The free material is available in Finnish, Swedish and English. It has attracted widespread interest elsewhere – for example, the Japanese National Red Cross is currently translating it into Japanese.
What’s in Moominmamma’s handbag?
The Montessori kindergarten in Myllypuro, Helsinki, Finland has been using the Moomin friendship skills material for a few months. The results of the training are already visible in concrete actions such as hugs and apologies.
A black handbag is passed from hand to hand as the children sit in a ring on a mat. Jenna Tomperi, 36, an instructor and early childhood education teacher, puts on music and asks the children to close their eyes. Some do as instructed, others can’t help but peek. Little fingers fumble around the bottom of the handbag, feeling its contents one by one.
What’s in Moominmamma’s bag this time? Soon the item hidden in the handbag will be revealed to all.
– Who wants to tell me what the object felt like? Tomperi asks.
The answers range from a blue butterfly to a feather to a bird to a flower.
The handbag and its contents are an essential part of one the mindfulness exercises which can be found in the Friendship Skills with the Moomins material.
Moominamma’s handbag helps to focus on the moment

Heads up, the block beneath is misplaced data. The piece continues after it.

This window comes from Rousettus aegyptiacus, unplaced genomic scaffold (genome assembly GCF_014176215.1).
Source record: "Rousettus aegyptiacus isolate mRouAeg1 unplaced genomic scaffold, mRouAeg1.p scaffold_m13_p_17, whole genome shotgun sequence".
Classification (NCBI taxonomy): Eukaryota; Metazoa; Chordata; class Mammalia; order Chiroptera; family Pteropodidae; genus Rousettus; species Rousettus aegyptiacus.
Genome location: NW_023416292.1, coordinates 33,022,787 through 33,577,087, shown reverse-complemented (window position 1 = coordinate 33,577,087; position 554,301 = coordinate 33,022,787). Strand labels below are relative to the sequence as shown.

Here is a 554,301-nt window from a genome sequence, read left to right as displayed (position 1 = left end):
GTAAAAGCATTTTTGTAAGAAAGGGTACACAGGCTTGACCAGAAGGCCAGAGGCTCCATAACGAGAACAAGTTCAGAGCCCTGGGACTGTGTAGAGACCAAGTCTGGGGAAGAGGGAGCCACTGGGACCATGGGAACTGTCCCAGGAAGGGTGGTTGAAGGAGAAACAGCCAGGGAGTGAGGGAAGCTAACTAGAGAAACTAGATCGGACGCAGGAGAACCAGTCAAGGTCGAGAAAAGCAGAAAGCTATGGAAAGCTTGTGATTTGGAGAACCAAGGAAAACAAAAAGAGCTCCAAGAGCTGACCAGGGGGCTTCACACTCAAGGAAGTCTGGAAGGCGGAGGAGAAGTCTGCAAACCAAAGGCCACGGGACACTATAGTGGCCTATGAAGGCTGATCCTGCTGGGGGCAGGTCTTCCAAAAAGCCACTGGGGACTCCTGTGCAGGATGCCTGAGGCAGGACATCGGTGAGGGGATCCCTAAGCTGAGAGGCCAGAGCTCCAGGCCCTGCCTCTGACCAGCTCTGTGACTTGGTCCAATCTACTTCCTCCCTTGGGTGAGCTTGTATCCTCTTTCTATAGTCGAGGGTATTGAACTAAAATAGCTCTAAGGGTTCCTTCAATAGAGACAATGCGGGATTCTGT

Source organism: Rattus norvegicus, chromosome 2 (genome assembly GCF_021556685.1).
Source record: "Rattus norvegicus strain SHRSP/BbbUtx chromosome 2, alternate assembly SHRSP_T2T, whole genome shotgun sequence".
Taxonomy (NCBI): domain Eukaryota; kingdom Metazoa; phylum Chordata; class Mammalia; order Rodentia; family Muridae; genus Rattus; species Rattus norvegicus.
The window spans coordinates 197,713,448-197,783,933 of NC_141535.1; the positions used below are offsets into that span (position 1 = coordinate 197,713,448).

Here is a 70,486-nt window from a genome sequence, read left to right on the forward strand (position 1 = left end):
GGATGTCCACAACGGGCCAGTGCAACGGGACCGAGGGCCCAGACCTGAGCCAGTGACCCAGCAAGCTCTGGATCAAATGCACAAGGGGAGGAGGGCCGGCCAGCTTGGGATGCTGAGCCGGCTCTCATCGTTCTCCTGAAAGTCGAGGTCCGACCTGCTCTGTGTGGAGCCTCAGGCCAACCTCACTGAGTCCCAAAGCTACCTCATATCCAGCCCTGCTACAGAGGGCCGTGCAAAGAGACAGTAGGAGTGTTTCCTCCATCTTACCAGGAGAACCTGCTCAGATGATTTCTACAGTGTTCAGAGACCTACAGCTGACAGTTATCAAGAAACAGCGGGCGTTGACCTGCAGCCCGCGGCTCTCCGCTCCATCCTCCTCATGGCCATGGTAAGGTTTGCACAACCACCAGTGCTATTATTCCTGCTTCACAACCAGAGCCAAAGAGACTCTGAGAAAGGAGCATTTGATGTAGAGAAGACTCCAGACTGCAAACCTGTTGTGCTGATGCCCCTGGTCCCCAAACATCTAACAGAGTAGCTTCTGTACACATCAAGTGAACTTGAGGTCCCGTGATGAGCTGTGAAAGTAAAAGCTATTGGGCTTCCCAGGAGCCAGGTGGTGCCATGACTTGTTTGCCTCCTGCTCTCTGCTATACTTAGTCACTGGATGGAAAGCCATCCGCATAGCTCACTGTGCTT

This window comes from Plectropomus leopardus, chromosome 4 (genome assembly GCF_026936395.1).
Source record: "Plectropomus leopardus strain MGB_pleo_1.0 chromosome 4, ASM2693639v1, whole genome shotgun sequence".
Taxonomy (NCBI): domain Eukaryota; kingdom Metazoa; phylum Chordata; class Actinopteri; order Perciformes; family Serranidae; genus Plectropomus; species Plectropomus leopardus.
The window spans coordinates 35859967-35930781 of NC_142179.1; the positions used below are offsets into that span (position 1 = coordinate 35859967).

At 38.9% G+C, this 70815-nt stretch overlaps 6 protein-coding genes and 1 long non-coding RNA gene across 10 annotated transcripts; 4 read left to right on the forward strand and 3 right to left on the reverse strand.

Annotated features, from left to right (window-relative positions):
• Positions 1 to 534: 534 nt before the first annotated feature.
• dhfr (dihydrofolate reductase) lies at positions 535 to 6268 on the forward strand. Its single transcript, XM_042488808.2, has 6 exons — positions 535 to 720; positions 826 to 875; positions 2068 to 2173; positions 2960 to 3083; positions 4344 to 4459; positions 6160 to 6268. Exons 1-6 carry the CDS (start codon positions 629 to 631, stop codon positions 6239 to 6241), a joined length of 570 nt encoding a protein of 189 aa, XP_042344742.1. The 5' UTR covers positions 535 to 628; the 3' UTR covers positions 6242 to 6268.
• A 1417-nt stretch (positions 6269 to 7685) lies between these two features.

Finding the treasures in the handbag helps children to be in the present in the moment through their sense of touch.
Judging by the joyful squeals, the exercise appeals to many.
Tomperi slips her hand into the bag and pulls out something small and light.
– A feather, the children exclaim in unison.
The children in the Bengal Tigers group blow on the feather, which floats towards the floor as a signal that it’s time for the next task.
Friedship skills are useful throughout life
It is especially useful to practise social skills in the autumn, when new children start kindergarten and some move to pre-school groups. Functional games, animated videos and a variety of mindfulness and conversation exercises can teach children skills and habits that will be useful throughout their lives.
At its simplest, it can be as easy as asking a friend: can I take this toy, or are you still playing with it?
Learning to apologise and ask for help
Tomperi usually uses the Moomin exercises once a week for about half an hour.